The design technique of social media apps is to use positive intermittent reinforcement  (similar to how gamblers feel using slot machines in a casino). Each time you refresh your feed, new information is available to entice users to stay engaged longer.  The Social Dilemma compares users to lab rats as developers are constantly doing small experiments to manipulate the environment and keep users coming back. Unfortunately, humans are not evolved to have social approval “dosed to us every 5 minutes” (Tristan Harris, The Social Dilemma).

Generation Z (born 1996 and later) have been described as “digital natives” who began using social media during middle school – a pivotal moment in their intellectual growth and development.  The online connection for these generations has been the only world younger people have experienced.  As previously mentioned, there have been an increase in suicide and self-harm hospitalizations with the introduction of social media.  There are many harms with social media, so it is important to build a healthy relationship with technology. The Center for Humane Technology explains how social media has taken over young people’s relationships and is “constructing their daily reality—homework, weekend plans, flirting, friendship, their sense of self and belonging—all within a system that is designed to capture and monetize our attention.”

A few suggestions from The Center for Humane Technology to balance social media and well-being include deleting toxic apps and asking the questions, “Do I like this app?” and “How does this app make me feel?” before and after using it.  They also suggest delaying the introduction of smart phones and social media in young people’s lives and to create digital-well being guidelines with your family.

Web 2.0 – The Positives

After watching The Social Dilemma, you may feel like throwing your phone out the window or deleting all your social media. But I think it is important to acknowledge that positives exist when social media can be paired with responsible use and an understanding of digital citizenship.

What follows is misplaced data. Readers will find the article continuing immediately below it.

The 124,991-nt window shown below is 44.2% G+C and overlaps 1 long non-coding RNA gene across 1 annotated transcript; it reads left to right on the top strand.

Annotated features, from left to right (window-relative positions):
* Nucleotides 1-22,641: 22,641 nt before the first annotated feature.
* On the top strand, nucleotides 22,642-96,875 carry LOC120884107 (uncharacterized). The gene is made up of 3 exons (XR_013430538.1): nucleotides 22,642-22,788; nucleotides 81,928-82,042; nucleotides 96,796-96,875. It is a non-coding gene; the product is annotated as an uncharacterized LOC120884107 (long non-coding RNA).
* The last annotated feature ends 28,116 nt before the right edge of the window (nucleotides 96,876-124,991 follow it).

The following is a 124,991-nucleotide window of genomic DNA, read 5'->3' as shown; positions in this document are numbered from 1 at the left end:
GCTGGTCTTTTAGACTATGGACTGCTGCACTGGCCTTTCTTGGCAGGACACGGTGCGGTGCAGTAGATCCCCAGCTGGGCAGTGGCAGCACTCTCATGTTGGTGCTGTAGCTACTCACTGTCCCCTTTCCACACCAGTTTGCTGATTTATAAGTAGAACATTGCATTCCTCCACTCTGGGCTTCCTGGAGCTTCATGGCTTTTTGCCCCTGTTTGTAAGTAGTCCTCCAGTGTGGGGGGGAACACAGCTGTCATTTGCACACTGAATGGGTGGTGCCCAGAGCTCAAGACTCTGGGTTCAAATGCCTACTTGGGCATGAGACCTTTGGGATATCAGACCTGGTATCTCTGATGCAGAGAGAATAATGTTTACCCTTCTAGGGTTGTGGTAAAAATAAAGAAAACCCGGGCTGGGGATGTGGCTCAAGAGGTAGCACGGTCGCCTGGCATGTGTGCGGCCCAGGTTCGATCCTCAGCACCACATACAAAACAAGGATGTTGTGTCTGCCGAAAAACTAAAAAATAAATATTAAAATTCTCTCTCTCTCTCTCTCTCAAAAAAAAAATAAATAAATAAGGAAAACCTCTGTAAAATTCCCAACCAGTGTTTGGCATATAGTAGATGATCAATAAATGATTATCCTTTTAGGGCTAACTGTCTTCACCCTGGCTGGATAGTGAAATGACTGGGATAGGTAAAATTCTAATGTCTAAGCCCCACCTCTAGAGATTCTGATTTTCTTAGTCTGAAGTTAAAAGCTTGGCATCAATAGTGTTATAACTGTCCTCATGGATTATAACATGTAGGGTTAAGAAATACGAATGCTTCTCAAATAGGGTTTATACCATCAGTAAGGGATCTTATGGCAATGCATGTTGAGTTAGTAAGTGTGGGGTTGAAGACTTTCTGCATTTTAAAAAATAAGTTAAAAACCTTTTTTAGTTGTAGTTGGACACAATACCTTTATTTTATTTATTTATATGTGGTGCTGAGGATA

Mark Ribble’s “9 Elements of Digital Citizenship”

There are the obvious benefits of connecting with friends and family from all over the world.  Keeping in touch with loved ones and sharing special moments is very easy with Web 2.0.  Raising money for organizations, individuals ( or through social media activism  has brought people together around the world to support important causes.

Furthermore, Web 2.0 has been a game changer for educational technology and supporting online and distance education.  On a personal note, the connections I have made with educators around the world on Twitter and in Facebook groups have been extremely valuable to my professional development as an online educator.  Since I am constantly engaging with #edtech posts on Twitter, the algorithm is working in my favour and showing me new and useful tools.  Web 2.0 has provided me with a never-ending supply of information related to teaching and learning.  I think it is important to note that through my studies at the University of Regina and Edtech courses, I have gained valuable insights about how to engage with information online and understanding the importance of media literacy.

A Personal Challenge

At the end of the film, the activists interviewed in The Social Dilemma share some of their biggest tips when using social media and being online.  These included turning off all notifications, using extensions and ad blockers online, not accepting recommended videos on YouTube, no phone in the bedroom and delaying your introduction of social media with children.  Since my daughter is still young, I am very curious what the world will be like with social media when she reaches middle school age. My husband and I have no plans to introduce personal technology to our daughter in the near future, but it will be interesting to see if we actually hold out.  It is easy when we are in our own COVID bubble and she does not see any other young people using devices, but I also said I would not let her watch television all day. I have every song from Frozen, Frozen II and Moana memorized if that gives you a glimpse into how we spent our quarantine this spring…